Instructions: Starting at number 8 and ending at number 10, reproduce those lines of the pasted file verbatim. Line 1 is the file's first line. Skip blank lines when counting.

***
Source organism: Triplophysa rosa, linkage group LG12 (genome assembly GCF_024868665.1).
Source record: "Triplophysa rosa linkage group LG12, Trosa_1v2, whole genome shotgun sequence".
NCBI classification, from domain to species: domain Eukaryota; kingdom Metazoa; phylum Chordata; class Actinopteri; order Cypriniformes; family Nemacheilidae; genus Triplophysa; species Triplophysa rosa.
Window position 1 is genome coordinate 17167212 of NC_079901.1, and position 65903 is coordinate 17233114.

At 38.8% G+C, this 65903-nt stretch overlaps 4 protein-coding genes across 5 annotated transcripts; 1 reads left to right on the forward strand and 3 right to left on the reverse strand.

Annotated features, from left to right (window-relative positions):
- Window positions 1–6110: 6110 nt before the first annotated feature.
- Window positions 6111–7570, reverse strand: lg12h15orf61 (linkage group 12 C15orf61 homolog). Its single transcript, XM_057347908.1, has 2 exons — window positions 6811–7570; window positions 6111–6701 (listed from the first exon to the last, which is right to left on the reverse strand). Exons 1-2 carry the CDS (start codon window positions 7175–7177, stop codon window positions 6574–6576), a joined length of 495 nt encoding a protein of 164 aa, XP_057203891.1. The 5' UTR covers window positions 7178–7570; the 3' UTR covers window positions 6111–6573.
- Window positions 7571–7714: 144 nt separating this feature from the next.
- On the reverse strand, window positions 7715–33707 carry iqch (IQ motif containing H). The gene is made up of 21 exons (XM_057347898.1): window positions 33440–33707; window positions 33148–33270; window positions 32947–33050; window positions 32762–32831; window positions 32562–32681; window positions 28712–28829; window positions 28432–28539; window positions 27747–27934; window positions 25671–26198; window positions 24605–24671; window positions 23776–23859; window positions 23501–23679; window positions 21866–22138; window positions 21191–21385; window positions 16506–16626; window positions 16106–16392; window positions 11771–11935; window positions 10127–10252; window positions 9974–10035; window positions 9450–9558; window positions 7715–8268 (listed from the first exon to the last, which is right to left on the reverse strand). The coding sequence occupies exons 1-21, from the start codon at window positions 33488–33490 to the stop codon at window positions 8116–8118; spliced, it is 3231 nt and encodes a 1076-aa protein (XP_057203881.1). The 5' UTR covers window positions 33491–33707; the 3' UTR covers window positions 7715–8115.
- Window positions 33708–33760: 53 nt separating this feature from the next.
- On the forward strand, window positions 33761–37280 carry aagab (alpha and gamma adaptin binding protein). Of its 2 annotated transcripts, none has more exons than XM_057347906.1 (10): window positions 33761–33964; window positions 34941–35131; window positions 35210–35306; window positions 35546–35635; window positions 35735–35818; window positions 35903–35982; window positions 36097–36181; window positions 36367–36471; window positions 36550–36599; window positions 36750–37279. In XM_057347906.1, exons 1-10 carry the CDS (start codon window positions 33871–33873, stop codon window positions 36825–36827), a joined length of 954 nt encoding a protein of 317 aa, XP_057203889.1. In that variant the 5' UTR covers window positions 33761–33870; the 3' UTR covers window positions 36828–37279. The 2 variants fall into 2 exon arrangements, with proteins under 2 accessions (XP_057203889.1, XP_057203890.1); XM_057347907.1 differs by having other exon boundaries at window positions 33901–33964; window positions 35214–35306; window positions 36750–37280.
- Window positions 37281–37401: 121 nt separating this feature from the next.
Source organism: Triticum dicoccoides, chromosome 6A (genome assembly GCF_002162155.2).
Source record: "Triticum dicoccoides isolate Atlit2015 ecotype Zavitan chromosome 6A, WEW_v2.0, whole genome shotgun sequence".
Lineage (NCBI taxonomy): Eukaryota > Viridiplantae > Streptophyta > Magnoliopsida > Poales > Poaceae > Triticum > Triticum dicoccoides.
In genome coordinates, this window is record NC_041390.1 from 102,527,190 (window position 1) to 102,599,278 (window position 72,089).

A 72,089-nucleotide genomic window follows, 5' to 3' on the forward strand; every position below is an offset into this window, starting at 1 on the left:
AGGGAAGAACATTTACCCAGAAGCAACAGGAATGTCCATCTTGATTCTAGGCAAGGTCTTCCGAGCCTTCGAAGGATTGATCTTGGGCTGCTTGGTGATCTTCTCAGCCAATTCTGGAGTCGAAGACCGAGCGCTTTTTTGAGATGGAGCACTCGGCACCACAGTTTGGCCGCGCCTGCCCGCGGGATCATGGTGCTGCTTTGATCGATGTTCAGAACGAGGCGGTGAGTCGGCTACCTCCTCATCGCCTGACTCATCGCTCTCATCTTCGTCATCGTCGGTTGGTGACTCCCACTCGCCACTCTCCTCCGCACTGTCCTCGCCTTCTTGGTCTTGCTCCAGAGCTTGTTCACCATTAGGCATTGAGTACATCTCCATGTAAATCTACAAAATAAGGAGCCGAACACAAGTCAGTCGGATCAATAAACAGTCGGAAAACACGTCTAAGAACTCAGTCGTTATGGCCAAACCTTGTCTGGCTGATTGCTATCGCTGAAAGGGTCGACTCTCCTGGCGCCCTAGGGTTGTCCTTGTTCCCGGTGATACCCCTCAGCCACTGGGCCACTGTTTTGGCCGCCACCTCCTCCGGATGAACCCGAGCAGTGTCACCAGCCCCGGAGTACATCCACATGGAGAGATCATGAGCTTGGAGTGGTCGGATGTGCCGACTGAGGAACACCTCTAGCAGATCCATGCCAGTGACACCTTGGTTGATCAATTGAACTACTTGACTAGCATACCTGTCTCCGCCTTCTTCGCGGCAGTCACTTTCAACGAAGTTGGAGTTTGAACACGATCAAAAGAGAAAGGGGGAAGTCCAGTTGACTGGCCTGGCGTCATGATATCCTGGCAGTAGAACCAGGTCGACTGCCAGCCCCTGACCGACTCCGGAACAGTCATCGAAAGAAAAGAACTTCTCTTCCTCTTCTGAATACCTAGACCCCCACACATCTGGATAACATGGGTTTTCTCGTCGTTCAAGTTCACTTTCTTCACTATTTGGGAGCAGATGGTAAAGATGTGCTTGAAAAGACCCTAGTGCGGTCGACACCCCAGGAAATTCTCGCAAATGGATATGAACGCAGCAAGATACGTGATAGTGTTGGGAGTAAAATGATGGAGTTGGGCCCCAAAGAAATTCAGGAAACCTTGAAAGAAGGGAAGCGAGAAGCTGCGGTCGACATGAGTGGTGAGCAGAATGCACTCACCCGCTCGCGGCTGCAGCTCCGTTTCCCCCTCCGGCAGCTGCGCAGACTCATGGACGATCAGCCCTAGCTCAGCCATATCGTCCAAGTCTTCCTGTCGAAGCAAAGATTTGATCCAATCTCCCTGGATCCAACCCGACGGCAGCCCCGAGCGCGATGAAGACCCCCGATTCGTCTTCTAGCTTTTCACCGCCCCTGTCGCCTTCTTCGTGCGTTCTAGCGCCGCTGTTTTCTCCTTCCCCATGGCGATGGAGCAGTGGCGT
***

- Window positions 6111–7570, reverse strand: lg12h15orf61 (linkage group 12 C15orf61 homolog). Its single transcript, XM_057347908.1, has 2 exons — window positions 6811–7570; window positions 6111–6701 (listed from the first exon to the last, which is right to left on the reverse strand). Exons 1-2 carry the CDS (start codon window positions 7175–7177, stop codon window positions 6574–6576), a joined length of 495 nt encoding a protein of 164 aa, XP_057203891.1. The 5' UTR covers window positions 7178–7570; the 3' UTR covers window positions 6111–6573.
- Window positions 7571–7714: 144 nt separating this feature from the next.
- On the reverse strand, window positions 7715–33707 carry iqch (IQ motif containing H). The gene is made up of 21 exons (XM_057347898.1): window positions 33440–33707; window positions 33148–33270; window positions 32947–33050; window positions 32762–32831; window positions 32562–32681; window positions 28712–28829; window positions 28432–28539; window positions 27747–27934; window positions 25671–26198; window positions 24605–24671; window positions 23776–23859; window positions 23501–23679; window positions 21866–22138; window positions 21191–21385; window positions 16506–16626; window positions 16106–16392; window positions 11771–11935; window positions 10127–10252; window positions 9974–10035; window positions 9450–9558; window positions 7715–8268 (listed from the first exon to the last, which is right to left on the reverse strand). The coding sequence occupies exons 1-21, from the start codon at window positions 33488–33490 to the stop codon at window positions 8116–8118; spliced, it is 3231 nt and encodes a 1076-aa protein (XP_057203881.1). The 5' UTR covers window positions 33491–33707; the 3' UTR covers window positions 7715–8115.